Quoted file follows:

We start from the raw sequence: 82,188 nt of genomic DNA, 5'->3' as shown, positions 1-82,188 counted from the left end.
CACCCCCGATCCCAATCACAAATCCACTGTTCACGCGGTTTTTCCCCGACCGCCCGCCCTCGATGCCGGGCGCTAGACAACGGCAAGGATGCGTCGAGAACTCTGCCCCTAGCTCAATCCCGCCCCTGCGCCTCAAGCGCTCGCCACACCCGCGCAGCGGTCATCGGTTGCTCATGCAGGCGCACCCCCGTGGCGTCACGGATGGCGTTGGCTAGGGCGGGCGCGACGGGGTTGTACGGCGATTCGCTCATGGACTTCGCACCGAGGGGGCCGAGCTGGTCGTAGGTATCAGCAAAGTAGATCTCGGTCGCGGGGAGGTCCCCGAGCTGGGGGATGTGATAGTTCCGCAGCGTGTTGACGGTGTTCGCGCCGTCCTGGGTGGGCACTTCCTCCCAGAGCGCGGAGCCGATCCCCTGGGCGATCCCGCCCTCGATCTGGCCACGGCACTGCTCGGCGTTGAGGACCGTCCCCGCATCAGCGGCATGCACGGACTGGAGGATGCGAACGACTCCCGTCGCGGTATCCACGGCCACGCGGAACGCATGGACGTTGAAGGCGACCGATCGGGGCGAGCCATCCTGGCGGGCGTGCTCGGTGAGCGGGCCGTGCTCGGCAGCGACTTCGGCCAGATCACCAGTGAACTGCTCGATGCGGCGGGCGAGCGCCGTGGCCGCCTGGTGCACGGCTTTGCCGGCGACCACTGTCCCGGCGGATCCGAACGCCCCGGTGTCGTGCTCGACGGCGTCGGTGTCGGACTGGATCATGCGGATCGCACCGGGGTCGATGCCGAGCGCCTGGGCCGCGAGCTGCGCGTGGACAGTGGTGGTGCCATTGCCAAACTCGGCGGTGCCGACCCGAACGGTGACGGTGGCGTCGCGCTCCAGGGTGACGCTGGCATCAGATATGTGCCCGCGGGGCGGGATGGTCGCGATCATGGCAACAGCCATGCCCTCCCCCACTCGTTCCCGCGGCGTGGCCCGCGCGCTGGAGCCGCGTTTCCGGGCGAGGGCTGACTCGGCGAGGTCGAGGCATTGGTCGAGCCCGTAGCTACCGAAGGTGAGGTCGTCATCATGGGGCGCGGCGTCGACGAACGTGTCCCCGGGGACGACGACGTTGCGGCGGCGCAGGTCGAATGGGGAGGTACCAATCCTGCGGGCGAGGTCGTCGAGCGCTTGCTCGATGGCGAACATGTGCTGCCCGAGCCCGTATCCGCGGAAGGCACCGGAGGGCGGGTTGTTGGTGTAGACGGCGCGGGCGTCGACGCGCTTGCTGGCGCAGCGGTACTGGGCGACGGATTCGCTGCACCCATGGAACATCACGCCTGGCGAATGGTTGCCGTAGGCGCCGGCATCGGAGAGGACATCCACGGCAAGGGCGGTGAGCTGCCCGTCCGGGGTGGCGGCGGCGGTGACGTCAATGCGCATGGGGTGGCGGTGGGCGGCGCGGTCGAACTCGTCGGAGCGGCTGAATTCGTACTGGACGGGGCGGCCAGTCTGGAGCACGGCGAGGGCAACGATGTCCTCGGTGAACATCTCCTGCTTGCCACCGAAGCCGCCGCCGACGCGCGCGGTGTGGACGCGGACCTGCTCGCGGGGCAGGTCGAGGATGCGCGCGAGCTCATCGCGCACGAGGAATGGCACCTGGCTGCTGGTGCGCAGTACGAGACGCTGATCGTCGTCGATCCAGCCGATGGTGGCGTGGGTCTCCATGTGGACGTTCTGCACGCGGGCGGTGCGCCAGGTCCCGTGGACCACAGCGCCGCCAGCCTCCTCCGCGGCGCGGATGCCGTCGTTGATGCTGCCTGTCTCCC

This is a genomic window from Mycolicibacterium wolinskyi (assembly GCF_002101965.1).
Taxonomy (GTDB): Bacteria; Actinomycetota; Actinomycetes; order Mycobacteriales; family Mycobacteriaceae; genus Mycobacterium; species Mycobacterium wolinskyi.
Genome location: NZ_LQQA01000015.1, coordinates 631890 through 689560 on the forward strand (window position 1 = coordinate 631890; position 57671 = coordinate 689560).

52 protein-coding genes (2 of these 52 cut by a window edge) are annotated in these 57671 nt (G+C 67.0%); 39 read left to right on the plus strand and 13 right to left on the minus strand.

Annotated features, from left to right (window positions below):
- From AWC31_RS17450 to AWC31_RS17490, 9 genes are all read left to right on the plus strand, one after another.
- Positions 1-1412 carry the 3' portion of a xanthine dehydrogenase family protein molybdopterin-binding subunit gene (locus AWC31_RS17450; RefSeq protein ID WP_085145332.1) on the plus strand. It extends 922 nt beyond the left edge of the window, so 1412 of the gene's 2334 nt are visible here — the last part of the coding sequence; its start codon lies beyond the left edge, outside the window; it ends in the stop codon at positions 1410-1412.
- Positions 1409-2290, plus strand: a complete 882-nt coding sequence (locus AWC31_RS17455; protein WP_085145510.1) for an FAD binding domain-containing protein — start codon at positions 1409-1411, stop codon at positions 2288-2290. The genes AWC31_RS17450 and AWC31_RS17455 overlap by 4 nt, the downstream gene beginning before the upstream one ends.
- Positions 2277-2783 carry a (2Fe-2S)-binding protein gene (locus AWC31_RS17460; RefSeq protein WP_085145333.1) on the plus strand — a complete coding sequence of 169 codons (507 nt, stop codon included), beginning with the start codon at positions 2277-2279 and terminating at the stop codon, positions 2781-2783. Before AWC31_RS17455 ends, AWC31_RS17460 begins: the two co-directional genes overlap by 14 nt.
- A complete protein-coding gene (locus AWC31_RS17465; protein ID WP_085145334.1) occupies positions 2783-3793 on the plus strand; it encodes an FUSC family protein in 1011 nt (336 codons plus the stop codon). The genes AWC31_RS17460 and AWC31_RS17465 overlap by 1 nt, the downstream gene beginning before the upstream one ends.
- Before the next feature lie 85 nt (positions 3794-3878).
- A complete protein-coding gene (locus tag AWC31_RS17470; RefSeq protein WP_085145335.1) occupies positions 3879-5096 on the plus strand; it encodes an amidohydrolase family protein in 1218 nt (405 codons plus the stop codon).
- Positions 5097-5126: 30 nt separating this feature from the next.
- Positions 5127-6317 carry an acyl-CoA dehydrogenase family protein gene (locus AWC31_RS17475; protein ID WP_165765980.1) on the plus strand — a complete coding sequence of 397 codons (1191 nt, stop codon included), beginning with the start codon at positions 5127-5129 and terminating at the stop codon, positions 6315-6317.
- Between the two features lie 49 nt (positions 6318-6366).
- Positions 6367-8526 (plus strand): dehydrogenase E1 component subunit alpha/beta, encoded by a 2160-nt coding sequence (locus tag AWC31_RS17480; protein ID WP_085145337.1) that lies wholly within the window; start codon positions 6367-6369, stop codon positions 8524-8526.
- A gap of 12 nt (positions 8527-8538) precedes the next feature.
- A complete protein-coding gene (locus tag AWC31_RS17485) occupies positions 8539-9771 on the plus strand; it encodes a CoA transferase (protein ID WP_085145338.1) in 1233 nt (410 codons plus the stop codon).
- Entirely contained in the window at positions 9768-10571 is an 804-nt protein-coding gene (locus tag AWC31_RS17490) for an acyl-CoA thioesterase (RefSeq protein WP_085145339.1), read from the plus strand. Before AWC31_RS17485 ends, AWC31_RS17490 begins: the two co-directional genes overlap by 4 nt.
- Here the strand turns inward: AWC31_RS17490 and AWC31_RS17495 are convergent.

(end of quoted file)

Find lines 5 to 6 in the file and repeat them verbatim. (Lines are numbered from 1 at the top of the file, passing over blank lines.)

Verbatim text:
Genome location: NZ_LQQA01000015.1, coordinates 631890 through 689560 on the forward strand (window position 1 = coordinate 631890; position 57671 = coordinate 689560).

52 protein-coding genes (2 of these 52 cut by a window edge) are annotated in these 57671 nt (G+C 67.0%); 39 read left to right on the plus strand and 13 right to left on the minus strand.